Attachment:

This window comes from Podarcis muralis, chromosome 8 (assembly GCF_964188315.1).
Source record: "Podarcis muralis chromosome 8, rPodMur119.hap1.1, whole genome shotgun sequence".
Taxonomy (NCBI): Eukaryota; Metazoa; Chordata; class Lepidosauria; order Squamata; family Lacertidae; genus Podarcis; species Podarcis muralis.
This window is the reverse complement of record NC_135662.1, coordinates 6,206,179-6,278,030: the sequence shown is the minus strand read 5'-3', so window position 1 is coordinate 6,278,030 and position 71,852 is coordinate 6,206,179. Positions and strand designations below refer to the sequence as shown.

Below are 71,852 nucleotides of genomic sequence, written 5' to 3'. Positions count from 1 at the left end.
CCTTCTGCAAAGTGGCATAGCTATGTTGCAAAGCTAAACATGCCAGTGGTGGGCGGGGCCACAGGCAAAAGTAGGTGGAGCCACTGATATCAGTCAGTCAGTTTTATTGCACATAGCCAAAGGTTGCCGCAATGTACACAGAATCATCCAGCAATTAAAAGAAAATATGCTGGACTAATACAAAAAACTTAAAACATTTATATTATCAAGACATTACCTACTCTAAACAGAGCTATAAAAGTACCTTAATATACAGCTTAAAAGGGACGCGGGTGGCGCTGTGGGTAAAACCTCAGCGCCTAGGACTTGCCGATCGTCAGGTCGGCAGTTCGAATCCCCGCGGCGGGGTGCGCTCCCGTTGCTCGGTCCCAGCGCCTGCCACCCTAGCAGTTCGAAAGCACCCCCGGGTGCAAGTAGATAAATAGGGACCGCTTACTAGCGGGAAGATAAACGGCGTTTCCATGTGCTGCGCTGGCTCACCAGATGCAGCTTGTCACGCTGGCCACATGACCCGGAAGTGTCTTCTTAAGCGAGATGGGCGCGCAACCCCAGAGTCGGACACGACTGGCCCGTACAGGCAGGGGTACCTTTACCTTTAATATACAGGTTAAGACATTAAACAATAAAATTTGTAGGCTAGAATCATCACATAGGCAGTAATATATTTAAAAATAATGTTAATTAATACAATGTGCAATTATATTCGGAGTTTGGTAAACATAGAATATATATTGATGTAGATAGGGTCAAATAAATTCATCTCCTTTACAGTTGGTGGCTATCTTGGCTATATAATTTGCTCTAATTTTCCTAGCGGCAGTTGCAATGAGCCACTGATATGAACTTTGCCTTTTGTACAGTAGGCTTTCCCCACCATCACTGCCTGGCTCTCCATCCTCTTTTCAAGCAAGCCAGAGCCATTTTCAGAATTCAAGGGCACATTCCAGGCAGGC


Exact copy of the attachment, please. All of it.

This window comes from Podarcis muralis, chromosome 8 (assembly GCF_964188315.1).
Source record: "Podarcis muralis chromosome 8, rPodMur119.hap1.1, whole genome shotgun sequence".
Taxonomy (NCBI): Eukaryota; Metazoa; Chordata; class Lepidosauria; order Squamata; family Lacertidae; genus Podarcis; species Podarcis muralis.
This window is the reverse complement of record NC_135662.1, coordinates 6,206,179-6,278,030: the sequence shown is the minus strand read 5'-3', so window position 1 is coordinate 6,278,030 and position 71,852 is coordinate 6,206,179. Positions and strand designations below refer to the sequence as shown.

Below are 71,852 nucleotides of genomic sequence, written 5' to 3'. Positions count from 1 at the left end.
CCTTCTGCAAAGTGGCATAGCTATGTTGCAAAGCTAAACATGCCAGTGGTGGGCGGGGCCACAGGCAAAAGTAGGTGGAGCCACTGATATCAGTCAGTCAGTTTTATTGCACATAGCCAAAGGTTGCCGCAATGTACACAGAATCATCCAGCAATTAAAAGAAAATATGCTGGACTAATACAAAAAACTTAAAACATTTATATTATCAAGACATTACCTACTCTAAACAGAGCTATAAAAGTACCTTAATATACAGCTTAAAAGGGACGCGGGTGGCGCTGTGGGTAAAACCTCAGCGCCTAGGACTTGCCGATCGTCAGGTCGGCAGTTCGAATCCCCGCGGCGGGGTGCGCTCCCGTTGCTCGGTCCCAGCGCCTGCCACCCTAGCAGTTCGAAAGCACCCCCGGGTGCAAGTAGATAAATAGGGACCGCTTACTAGCGGGAAGATAAACGGCGTTTCCATGTGCTGCGCTGGCTCACCAGATGCAGCTTGTCACGCTGGCCACATGACCCGGAAGTGTCTTCTTAAGCGAGATGGGCGCGCAACCCCAGAGTCGGACACGACTGGCCCGTACAGGCAGGGGTACCTTTACCTTTAATATACAGGTTAAGACATTAAACAATAAAATTTGTAGGCTAGAATCATCACATAGGCAGTAATATATTTAAAAATAATGTTAATTAATACAATGTGCAATTATATTCGGAGTTTGGTAAACATAGAATATATATTGATGTAGATAGGGTCAAATAAATTCATCTCCTTTACAGTTGGTGGCTATCTTGGCTATATAATTTGCTCTAATTTTCCTAGCGGCAGTTGCAATGAGCCACTGATATGAACTTTGCCTTTTGTACAGTAGGCTTTCCCCACCATCACTGCCTGGCTCTCCATCCTCTTTTCAAGCAAGCCAGAGCCATTTTCAGAATTCAAGGGCACATTCCAGGCAGGC